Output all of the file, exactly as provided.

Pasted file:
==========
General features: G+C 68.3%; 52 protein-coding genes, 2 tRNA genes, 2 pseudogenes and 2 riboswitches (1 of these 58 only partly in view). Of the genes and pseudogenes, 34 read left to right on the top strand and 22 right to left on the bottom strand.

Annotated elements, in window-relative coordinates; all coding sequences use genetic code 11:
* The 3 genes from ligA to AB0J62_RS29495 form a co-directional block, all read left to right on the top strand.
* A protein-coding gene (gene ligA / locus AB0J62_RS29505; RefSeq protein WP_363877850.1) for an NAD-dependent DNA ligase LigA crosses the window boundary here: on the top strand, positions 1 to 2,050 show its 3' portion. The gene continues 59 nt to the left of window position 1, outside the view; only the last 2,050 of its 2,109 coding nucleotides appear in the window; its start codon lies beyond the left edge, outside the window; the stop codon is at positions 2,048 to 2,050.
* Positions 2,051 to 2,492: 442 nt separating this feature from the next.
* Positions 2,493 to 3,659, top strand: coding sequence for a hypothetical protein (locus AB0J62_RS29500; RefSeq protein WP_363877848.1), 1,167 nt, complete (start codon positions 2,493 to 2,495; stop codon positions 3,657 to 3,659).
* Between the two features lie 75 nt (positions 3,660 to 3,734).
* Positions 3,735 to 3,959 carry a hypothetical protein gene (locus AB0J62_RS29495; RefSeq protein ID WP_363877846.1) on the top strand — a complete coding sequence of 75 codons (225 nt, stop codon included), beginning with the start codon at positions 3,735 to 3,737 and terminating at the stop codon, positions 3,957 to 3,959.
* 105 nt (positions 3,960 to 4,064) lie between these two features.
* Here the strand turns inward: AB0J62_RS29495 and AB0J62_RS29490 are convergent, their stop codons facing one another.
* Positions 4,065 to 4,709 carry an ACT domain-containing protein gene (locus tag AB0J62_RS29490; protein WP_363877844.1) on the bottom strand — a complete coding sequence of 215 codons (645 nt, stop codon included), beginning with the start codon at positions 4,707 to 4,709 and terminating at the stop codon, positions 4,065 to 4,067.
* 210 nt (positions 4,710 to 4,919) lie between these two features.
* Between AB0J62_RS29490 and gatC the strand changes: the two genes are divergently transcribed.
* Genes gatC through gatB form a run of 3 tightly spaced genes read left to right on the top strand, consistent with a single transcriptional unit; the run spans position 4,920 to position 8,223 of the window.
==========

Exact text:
General features: G+C 68.3%; 52 protein-coding genes, 2 tRNA genes, 2 pseudogenes and 2 riboswitches (1 of these 58 only partly in view). Of the genes and pseudogenes, 34 read left to right on the top strand and 22 right to left on the bottom strand.

Annotated elements, in window-relative coordinates; all coding sequences use genetic code 11:
* The 3 genes from ligA to AB0J62_RS29495 form a co-directional block, all read left to right on the top strand.
* A protein-coding gene (gene ligA / locus AB0J62_RS29505; RefSeq protein WP_363877850.1) for an NAD-dependent DNA ligase LigA crosses the window boundary here: on the top strand, positions 1 to 2,050 show its 3' portion. The gene continues 59 nt to the left of window position 1, outside the view; only the last 2,050 of its 2,109 coding nucleotides appear in the window; its start codon lies beyond the left edge, outside the window; the stop codon is at positions 2,048 to 2,050.
* Positions 2,051 to 2,492: 442 nt separating this feature from the next.
* Positions 2,493 to 3,659, top strand: coding sequence for a hypothetical protein (locus AB0J62_RS29500; RefSeq protein WP_363877848.1), 1,167 nt, complete (start codon positions 2,493 to 2,495; stop codon positions 3,657 to 3,659).
* Between the two features lie 75 nt (positions 3,660 to 3,734).
* Positions 3,735 to 3,959 carry a hypothetical protein gene (locus AB0J62_RS29495; RefSeq protein ID WP_363877846.1) on the top strand — a complete coding sequence of 75 codons (225 nt, stop codon included), beginning with the start codon at positions 3,735 to 3,737 and terminating at the stop codon, positions 3,957 to 3,959.
* 105 nt (positions 3,960 to 4,064) lie between these two features.
* Here the strand turns inward: AB0J62_RS29495 and AB0J62_RS29490 are convergent, their stop codons facing one another.
* Positions 4,065 to 4,709 carry an ACT domain-containing protein gene (locus tag AB0J62_RS29490; protein WP_363877844.1) on the bottom strand — a complete coding sequence of 215 codons (645 nt, stop codon included), beginning with the start codon at positions 4,707 to 4,709 and terminating at the stop codon, positions 4,065 to 4,067.
* 210 nt (positions 4,710 to 4,919) lie between these two features.
* Between AB0J62_RS29490 and gatC the strand changes: the two genes are divergently transcribed.
* Genes gatC through gatB form a run of 3 tightly spaced genes read left to right on the top strand, consistent with a single transcriptional unit; the run spans position 4,920 to position 8,223 of the window.